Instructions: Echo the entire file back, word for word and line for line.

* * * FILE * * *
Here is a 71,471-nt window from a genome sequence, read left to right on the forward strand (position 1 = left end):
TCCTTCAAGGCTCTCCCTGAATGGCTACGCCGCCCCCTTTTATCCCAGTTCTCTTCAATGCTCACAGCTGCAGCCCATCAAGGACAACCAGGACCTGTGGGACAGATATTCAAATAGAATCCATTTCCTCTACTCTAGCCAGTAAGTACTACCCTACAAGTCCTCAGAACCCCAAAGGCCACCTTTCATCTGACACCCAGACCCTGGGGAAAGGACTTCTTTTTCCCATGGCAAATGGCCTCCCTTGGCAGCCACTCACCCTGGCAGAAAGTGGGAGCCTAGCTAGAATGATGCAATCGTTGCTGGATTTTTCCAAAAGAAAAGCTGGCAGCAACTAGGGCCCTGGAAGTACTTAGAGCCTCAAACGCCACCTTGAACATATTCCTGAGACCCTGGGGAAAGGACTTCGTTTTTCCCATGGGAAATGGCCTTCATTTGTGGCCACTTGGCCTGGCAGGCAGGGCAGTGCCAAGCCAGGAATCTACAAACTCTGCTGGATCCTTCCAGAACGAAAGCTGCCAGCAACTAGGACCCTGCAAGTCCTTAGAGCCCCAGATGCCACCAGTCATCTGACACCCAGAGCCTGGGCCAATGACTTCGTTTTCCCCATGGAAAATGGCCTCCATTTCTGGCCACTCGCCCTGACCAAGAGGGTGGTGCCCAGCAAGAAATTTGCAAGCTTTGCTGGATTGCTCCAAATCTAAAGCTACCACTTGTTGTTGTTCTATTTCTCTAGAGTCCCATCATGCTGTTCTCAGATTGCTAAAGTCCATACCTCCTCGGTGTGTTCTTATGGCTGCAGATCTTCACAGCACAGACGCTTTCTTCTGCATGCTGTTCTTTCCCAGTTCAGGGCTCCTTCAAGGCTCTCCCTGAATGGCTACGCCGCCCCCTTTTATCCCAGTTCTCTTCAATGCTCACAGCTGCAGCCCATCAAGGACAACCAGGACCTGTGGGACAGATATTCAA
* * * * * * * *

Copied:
Here is a 71,471-nt window from a genome sequence, read left to right on the forward strand (position 1 = left end):
TCCTTCAAGGCTCTCCCTGAATGGCTACGCCGCCCCCTTTTATCCCAGTTCTCTTCAATGCTCACAGCTGCAGCCCATCAAGGACAACCAGGACCTGTGGGACAGATATTCAAATAGAATCCATTTCCTCTACTCTAGCCAGTAAGTACTACCCTACAAGTCCTCAGAACCCCAAAGGCCACCTTTCATCTGACACCCAGACCCTGGGGAAAGGACTTCTTTTTCCCATGGCAAATGGCCTCCCTTGGCAGCCACTCACCCTGGCAGAAAGTGGGAGCCTAGCTAGAATGATGCAATCGTTGCTGGATTTTTCCAAAAGAAAAGCTGGCAGCAACTAGGGCCCTGGAAGTACTTAGAGCCTCAAACGCCACCTTGAACATATTCCTGAGACCCTGGGGAAAGGACTTCGTTTTTCCCATGGGAAATGGCCTTCATTTGTGGCCACTTGGCCTGGCAGGCAGGGCAGTGCCAAGCCAGGAATCTACAAACTCTGCTGGATCCTTCCAGAACGAAAGCTGCCAGCAACTAGGACCCTGCAAGTCCTTAGAGCCCCAGATGCCACCAGTCATCTGACACCCAGAGCCTGGGCCAATGACTTCGTTTTCCCCATGGAAAATGGCCTCCATTTCTGGCCACTCGCCCTGACCAAGAGGGTGGTGCCCAGCAAGAAATTTGCAAGCTTTGCTGGATTGCTCCAAATCTAAAGCTACCACTTGTTGTTGTTCTATTTCTCTAGAGTCCCATCATGCTGTTCTCAGATTGCTAAAGTCCATACCTCCTCGGTGTGTTCTTATGGCTGCAGATCTTCACAGCACAGACGCTTTCTTCTGCATGCTGTTCTTTCCCAGTTCAGGGCTCCTTCAAGGCTCTCCCTGAATGGCTACGCCGCCCCCTTTTATCCCAGTTCTCTTCAATGCTCACAGCTGCAGCCCATCAAGGACAACCAGGACCTGTGGGACAGATATTCAA